Using a full-vector finite element mode solver (COMSOL Multiphysics 3.4), we obtain the electromagnetic fields of the quasi-TE modes in different waveguide structures. A full-vector model  that can weigh the contributions of different materials to the nonlinear coefficient is used to guarantee an accurate result. A nonlinear figure of merit (FOM) defined as the real part of γ divided by 4π times the imaginary part of γ, i.e., γre/(4πγim), is used to characterize the overall nonlinear performance. A widely used nonlinear FOM has been defined as n2/(λβTPA) . Since γre = 2πn2/(λAeff) and γim = βTPA/(2Aeff) in a single, nonlinear material, the nonlinear FOM we use here is equivalent to the widely used nonlinear FOM. Here, Aeff is the effective mode area. By using a perfectly matched layer in the model, the imaginary part of the effective refractive index is obtained to estimate the leakage loss.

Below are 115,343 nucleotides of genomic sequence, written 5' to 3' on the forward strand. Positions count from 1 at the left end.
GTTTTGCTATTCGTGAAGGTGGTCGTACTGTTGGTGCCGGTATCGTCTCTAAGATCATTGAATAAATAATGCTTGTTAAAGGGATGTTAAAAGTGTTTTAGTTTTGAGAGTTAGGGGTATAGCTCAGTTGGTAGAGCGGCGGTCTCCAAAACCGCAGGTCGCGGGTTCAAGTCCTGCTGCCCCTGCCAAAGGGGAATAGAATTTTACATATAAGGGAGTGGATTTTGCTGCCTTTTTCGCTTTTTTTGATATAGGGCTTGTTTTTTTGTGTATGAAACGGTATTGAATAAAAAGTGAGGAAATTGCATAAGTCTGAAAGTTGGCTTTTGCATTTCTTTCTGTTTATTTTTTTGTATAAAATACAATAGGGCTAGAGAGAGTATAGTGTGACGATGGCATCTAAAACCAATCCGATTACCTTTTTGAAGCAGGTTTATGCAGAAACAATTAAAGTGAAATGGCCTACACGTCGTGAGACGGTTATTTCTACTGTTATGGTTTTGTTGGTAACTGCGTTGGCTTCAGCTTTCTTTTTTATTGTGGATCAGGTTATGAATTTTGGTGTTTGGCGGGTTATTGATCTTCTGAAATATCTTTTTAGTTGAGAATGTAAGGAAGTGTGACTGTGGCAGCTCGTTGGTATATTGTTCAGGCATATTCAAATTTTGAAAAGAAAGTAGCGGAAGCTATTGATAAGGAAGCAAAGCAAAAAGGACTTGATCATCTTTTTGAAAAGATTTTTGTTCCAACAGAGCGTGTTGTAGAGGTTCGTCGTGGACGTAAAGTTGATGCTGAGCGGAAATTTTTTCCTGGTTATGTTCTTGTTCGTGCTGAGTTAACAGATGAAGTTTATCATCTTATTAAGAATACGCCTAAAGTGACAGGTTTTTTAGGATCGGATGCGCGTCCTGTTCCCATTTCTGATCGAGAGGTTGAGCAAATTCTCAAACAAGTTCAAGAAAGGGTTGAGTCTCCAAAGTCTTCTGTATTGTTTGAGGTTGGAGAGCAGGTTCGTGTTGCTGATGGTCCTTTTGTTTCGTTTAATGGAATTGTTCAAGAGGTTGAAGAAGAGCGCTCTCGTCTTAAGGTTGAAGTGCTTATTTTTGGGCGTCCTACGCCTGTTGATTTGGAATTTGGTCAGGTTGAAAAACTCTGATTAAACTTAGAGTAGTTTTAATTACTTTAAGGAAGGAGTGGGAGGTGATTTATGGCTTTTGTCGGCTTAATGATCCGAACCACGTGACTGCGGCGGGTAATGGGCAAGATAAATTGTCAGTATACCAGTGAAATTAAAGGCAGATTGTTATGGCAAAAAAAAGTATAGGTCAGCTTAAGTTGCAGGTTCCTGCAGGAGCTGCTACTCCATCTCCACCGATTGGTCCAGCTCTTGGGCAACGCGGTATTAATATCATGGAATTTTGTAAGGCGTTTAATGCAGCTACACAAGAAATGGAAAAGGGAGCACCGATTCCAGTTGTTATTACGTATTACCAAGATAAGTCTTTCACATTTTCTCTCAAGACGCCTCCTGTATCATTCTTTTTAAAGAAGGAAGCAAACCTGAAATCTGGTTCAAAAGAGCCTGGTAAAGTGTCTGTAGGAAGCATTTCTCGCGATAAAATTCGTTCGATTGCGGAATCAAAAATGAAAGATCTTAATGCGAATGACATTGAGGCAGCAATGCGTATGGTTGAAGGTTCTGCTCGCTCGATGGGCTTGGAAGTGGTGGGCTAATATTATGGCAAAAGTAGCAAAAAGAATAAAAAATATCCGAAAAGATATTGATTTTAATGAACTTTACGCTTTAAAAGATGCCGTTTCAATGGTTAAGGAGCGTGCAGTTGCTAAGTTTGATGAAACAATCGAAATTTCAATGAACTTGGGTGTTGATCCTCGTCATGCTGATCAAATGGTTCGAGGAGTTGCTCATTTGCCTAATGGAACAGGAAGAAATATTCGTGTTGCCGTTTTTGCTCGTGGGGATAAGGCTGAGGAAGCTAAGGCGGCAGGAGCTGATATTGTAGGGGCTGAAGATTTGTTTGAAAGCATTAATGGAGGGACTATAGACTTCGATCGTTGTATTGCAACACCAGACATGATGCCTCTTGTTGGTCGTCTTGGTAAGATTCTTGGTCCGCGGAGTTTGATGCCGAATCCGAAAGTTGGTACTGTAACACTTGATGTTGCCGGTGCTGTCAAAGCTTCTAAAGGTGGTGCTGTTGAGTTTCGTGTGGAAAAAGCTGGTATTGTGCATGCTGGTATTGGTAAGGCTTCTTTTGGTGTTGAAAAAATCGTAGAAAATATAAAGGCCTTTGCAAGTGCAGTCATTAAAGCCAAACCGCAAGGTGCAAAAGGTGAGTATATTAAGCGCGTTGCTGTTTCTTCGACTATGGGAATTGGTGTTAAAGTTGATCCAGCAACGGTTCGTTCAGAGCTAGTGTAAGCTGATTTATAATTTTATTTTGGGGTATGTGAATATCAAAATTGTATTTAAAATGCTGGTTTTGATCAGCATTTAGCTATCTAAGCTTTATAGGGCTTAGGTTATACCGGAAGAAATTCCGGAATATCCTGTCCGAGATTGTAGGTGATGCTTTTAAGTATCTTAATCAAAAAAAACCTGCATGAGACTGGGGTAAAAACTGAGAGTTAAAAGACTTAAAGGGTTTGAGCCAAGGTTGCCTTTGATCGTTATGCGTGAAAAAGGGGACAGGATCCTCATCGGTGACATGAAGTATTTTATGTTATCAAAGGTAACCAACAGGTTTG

3. Field distribution and nonlinearity
The power distributions of the quasi-TE modes in the strip, single-vertical-slot and double-vertical-slot waveguides are shown in Fig. 2 . Almost all of the power of the strip waveguide is located in the silicon region, while a large portion of the power of the slot waveguide is concentrated in the air slot areas. Here, the slot is right in the middle of the waveguide.